Gavin:What got you interested in filmmaking and what
were some of your early inspirations and favorites?
I got interested in filmmaking after moving to Utah and working with
the House Of Docs at Sundance. After attending panels and listening
to filmmakers it occurred to me that producing really is a similar
skill set to fundraising and project managing - -which I did a lot of
working in philanthropy.
Gavin:What was it like for you seeking out an
education in the field and experimenting with films?
Filmmaking is hands-on and field based. You can only learn
filmmaking by making films with people smarter than you. I made
lots of mistakes and tried not to make them twice. Our film fund was
established to protect investors from the mistakes I made and also to
bring a financial discipline to the documentary space.
Gavin:What eventually led to you teaching at Harvard
University, and what was that experience like for you?
I was a student of Robert Coles and returned to Harvard to work at
the Kennedy School. He advised me on a lot of philanthropic
programming for children and coached me on how to work with families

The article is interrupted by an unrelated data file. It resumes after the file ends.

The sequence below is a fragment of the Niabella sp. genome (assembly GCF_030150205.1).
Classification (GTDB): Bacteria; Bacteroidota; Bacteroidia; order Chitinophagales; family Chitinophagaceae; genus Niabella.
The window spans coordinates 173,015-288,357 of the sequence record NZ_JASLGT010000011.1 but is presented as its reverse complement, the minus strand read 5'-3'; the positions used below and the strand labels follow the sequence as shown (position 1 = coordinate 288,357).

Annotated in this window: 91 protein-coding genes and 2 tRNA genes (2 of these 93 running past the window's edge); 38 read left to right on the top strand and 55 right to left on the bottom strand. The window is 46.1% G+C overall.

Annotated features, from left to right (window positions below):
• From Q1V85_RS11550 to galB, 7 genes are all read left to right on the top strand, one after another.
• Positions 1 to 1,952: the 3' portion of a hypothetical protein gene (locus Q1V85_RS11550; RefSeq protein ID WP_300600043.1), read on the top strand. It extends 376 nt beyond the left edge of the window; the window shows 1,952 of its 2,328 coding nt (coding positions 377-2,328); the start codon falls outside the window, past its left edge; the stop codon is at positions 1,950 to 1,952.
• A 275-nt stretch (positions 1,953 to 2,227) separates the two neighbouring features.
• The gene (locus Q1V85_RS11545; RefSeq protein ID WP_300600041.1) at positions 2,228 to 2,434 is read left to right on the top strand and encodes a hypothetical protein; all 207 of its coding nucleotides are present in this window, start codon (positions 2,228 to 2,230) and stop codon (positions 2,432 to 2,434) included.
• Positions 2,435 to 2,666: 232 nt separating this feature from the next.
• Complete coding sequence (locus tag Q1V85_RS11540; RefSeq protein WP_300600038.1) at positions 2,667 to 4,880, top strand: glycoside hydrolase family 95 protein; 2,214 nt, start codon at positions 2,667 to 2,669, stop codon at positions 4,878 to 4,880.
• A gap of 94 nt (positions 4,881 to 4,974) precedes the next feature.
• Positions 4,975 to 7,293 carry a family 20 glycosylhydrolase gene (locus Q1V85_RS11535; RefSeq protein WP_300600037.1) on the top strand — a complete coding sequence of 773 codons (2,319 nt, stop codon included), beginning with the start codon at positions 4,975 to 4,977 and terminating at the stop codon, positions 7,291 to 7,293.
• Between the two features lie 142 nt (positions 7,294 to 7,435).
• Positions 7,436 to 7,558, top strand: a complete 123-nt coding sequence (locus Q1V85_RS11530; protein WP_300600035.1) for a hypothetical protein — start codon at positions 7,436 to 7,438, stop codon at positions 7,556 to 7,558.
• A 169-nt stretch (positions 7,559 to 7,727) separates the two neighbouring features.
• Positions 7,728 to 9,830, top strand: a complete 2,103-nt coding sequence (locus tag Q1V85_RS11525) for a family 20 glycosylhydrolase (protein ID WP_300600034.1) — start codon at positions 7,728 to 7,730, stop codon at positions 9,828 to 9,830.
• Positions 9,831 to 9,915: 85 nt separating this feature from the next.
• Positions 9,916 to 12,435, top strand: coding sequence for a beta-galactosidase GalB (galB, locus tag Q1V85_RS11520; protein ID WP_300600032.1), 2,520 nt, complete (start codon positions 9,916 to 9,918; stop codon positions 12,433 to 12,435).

of wealth. He gave me short stories for these families to read
-- Tillie Olsen, Raymond Carver -- which really opened people up to
what I call the spiritual side of giving. He then invited me to teach
with him and that revealed to me the power of storytelling. Teaching
at Harvard was a great privilege -- my students were amazing. But
they also were afraid of ideas for their own sake -- asking
them to write from a narrative place versus an analytical space was
hard. Photographs helped -- but films unlocked a kind of writing that
was authentic, humble and brave.
Gavin:Prior to coming to Utah you did a lot of work
with several organizations. Philanthropic Initiative in Boston and
founding DoubleTake just for starters. What drove you to found and
push forward these initiatives?
I have always been obsessed with the randomness of life and as a
young child could never understand how I was lucky enough to be born
into my family instead of an impoverished one in another country. At
the heart of all the work I have done is a curiosity and sense of
profound gratitude to work with people whom I can learn from.
Philanthropy, DoubleTake and filmmaking have been vessels that have
allowed me to travel both literally and figuratively to different
worlds and to learn.
Gavin:Looking back on those works, and you
comfortable with how they've progressed over the years or do you wish
you could do more?
Geralyn: I always wish I could do
more -- but I have learned to remove the burden of should with the
desire to accelerate and amplify.
Gavin:What eventually led to you moving out to
Geralyn: My husband -- it was a non-negotiable
Gavin:How did the idea come about to start up the SLC
Geralyn: The SLC Film Center was founded
by Nicole Guillemet. It was her idea. I was going to be a partner or
champion and three months after we launched, she was offered the job
to re-brand the Miami Film Festival. It was her turn to make Miami
for Ibero Cinema what LA is for the Latin Grammys. I took
over the idea under the condition I could work part-time and